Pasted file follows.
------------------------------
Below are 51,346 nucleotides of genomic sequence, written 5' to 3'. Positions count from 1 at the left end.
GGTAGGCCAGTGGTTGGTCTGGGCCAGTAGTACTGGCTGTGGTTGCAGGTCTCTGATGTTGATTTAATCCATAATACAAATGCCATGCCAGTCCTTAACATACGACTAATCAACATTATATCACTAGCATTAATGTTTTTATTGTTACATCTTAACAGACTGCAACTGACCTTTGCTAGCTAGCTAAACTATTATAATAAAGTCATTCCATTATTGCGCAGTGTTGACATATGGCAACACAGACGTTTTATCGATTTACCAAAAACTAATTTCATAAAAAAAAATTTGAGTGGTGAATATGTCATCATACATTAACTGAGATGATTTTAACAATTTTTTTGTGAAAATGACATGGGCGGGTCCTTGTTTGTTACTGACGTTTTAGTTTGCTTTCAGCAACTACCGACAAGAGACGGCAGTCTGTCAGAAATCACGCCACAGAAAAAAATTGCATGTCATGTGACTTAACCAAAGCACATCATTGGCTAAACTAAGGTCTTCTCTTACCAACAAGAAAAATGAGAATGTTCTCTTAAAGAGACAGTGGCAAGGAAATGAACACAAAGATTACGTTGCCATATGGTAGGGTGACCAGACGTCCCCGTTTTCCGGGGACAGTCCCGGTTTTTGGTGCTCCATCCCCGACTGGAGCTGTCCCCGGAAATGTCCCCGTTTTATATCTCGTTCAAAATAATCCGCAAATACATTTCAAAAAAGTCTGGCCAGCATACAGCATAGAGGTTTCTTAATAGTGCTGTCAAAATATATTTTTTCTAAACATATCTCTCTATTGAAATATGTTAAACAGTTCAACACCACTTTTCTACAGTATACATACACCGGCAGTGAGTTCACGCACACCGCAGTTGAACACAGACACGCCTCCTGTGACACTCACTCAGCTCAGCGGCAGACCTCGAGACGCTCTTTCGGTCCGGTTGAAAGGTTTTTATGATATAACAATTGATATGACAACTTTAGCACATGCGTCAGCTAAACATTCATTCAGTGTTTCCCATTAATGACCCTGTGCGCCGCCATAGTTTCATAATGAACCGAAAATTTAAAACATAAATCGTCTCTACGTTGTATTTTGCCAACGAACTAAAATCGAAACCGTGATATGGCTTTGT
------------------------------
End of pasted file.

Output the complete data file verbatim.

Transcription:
Below are 51,346 nucleotides of genomic sequence, written 5' to 3'. Positions count from 1 at the left end.
GGTAGGCCAGTGGTTGGTCTGGGCCAGTAGTACTGGCTGTGGTTGCAGGTCTCTGATGTTGATTTAATCCATAATACAAATGCCATGCCAGTCCTTAACATACGACTAATCAACATTATATCACTAGCATTAATGTTTTTATTGTTACATCTTAACAGACTGCAACTGACCTTTGCTAGCTAGCTAAACTATTATAATAAAGTCATTCCATTATTGCGCAGTGTTGACATATGGCAACACAGACGTTTTATCGATTTACCAAAAACTAATTTCATAAAAAAAAATTTGAGTGGTGAATATGTCATCATACATTAACTGAGATGATTTTAACAATTTTTTTGTGAAAATGACATGGGCGGGTCCTTGTTTGTTACTGACGTTTTAGTTTGCTTTCAGCAACTACCGACAAGAGACGGCAGTCTGTCAGAAATCACGCCACAGAAAAAAATTGCATGTCATGTGACTTAACCAAAGCACATCATTGGCTAAACTAAGGTCTTCTCTTACCAACAAGAAAAATGAGAATGTTCTCTTAAAGAGACAGTGGCAAGGAAATGAACACAAAGATTACGTTGCCATATGGTAGGGTGACCAGACGTCCCCGTTTTCCGGGGACAGTCCCGGTTTTTGGTGCTCCATCCCCGACTGGAGCTGTCCCCGGAAATGTCCCCGTTTTATATCTCGTTCAAAATAATCCGCAAATACATTTCAAAAAAGTCTGGCCAGCATACAGCATAGAGGTTTCTTAATAGTGCTGTCAAAATATATTTTTTCTAAACATATCTCTCTATTGAAATATGTTAAACAGTTCAACACCACTTTTCTACAGTATACATACACCGGCAGTGAGTTCACGCACACCGCAGTTGAACACAGACACGCCTCCTGTGACACTCACTCAGCTCAGCGGCAGACCTCGAGACGCTCTTTCGGTCCGGTTGAAAGGTTTTTATGATATAACAATTGATATGACAACTTTAGCACATGCGTCAGCTAAACATTCATTCAGTGTTTCCCATTAATGACCCTGTGCGCCGCCATAGTTTCATAATGAACCGAAAATTTAAAACATAAATCGTCTCTACGTTGTATTTTGCCAACGAACTAAAATCGAAACCGTGATATGGCTTTGT